The all-in-one, one-stop facility is poised to serve a 40-plus mile radius for families to visit. Schmitt said its features include a number of specialty clinics and services not limited to pharmacy, diagnostic imaging (mammography and radiology), dental, primary care, mental health, eye care and audiology. Additionally, a helipad will help to fulfill emergency medical services needs in such a remote area.
“One of the more unique design aspects was that Farris Engineering has been privileged to participate in steering committee meetings with IHS representatives and elected members of the community,” Schmitt added. “The process has been a wonderful lesson on the cultural values and traditions of the community and learning how our designs can impact patient comfort – both physically and mentally – and induce a positive state of mind.”
With an eye on tomorrow, Professional Engineer and Civil Engineering Project Manager Caleb Beasley spotlighted E & A Consulting Group, Inc.’s work on three major developments in the 180th Street and Giles Road region. He said each will have an “impact larger than the footprint of the given development.”
They include Windsor West, Windsor East and Giles Point. These developments span 468 residential lots and five commercial lots.
“Each development was constructed concurrent with the 180th and Giles roadway infrastructure,” Beasley said.
He acknowledged that the roadway infrastructure has received some publicity (as part of the CONNECTSarpy project).
“However, it’s unlikely the roadway improvements could have moved forward without these three developments,” he emphasized. “The developers dedicated right-of-way for the realignment of the roadways needed in order to minimize the bridge length over the South Papillion Creek and railroad tracks.”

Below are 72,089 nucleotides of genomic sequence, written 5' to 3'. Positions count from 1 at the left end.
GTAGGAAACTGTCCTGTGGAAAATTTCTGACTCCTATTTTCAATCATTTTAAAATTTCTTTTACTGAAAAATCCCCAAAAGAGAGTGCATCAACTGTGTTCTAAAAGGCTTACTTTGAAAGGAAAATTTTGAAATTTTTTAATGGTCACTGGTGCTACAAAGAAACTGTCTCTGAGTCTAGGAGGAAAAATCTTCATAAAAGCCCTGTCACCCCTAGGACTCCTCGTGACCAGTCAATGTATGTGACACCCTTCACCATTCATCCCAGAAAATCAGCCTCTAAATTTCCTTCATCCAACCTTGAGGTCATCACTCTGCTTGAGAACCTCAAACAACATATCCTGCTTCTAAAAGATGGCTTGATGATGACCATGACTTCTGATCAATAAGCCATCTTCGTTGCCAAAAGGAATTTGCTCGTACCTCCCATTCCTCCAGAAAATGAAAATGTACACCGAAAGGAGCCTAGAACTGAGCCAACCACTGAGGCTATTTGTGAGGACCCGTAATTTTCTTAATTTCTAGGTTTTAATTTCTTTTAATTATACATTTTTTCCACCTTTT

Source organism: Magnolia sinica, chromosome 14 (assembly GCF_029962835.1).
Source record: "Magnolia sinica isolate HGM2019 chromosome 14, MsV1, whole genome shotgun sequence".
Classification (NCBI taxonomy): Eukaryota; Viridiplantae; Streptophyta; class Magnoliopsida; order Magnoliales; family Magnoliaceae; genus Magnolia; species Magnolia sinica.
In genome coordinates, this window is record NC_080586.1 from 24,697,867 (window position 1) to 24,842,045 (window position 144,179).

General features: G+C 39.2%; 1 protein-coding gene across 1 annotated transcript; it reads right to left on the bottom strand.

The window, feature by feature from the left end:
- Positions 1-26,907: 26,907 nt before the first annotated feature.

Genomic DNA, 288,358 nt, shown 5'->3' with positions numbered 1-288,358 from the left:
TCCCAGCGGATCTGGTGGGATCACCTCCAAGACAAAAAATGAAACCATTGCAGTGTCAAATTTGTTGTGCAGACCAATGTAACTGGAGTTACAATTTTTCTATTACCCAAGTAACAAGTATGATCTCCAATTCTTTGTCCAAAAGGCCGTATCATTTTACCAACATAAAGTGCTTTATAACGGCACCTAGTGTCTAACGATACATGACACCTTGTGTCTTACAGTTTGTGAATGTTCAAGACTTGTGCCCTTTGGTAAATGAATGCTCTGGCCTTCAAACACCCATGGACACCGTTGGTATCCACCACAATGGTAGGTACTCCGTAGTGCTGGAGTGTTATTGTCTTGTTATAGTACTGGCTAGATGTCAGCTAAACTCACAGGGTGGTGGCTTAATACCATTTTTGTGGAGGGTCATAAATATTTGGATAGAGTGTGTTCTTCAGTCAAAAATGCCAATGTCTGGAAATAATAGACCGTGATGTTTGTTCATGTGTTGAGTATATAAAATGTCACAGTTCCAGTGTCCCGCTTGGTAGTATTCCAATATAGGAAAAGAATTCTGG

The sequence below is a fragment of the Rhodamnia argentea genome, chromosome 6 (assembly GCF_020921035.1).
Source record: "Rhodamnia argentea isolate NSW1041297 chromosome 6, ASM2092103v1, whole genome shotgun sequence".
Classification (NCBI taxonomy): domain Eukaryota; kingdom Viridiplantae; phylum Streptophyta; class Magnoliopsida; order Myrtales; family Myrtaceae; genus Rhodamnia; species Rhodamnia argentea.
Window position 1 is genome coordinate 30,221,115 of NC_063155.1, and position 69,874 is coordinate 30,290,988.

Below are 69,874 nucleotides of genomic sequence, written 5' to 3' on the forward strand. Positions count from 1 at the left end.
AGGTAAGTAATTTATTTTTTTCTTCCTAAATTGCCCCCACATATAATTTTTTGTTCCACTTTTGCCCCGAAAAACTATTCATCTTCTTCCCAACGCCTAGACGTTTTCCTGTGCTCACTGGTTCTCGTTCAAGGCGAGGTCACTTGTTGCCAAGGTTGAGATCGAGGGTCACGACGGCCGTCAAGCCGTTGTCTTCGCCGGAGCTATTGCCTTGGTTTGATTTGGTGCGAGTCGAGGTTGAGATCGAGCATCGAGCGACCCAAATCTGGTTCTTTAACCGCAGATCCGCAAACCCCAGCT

He also referred to how these developers graded the right-of-way for Sarpy County.
Overall, they moved 1.2 million cubic yards of dirt and, he said, provided an “economy of scale that the roadway projects alone would not have enjoyed.”
“This helped create a more economical project for the taxpayers of Sarpy County,” Beasley said.
Similarly, he reinforced how there are opportunities for private developers and government agencies to work together for the public good and to advance the causes of both parties or sectors.
When asked about what might be most surprising to the layperson about these projects (and the profession as a whole), Beasley started by highlighting the substantial changes that have occurred to the 180th and Giles area over a short time period.
“These were gravel roads that routinely experienced flooding with heavy rainfall,” he reminds readers. “The area was mostly agriculture, and will be transformed into a fully functional suburban mixed-use neighborhood once complete.”
Beasley indicated the public might be surprised by the amount of work that goes into a public-private partnership, characterizing the volume as “incredible.”
“But,” he continued, “it is work that can be accomplished when everyone works together. The coordination needed between the county and its engineer, the developers and their engineer, contractors, utility companies and legal teams began several months before any dirt was moved. It really does take a village, and no detail is too small.”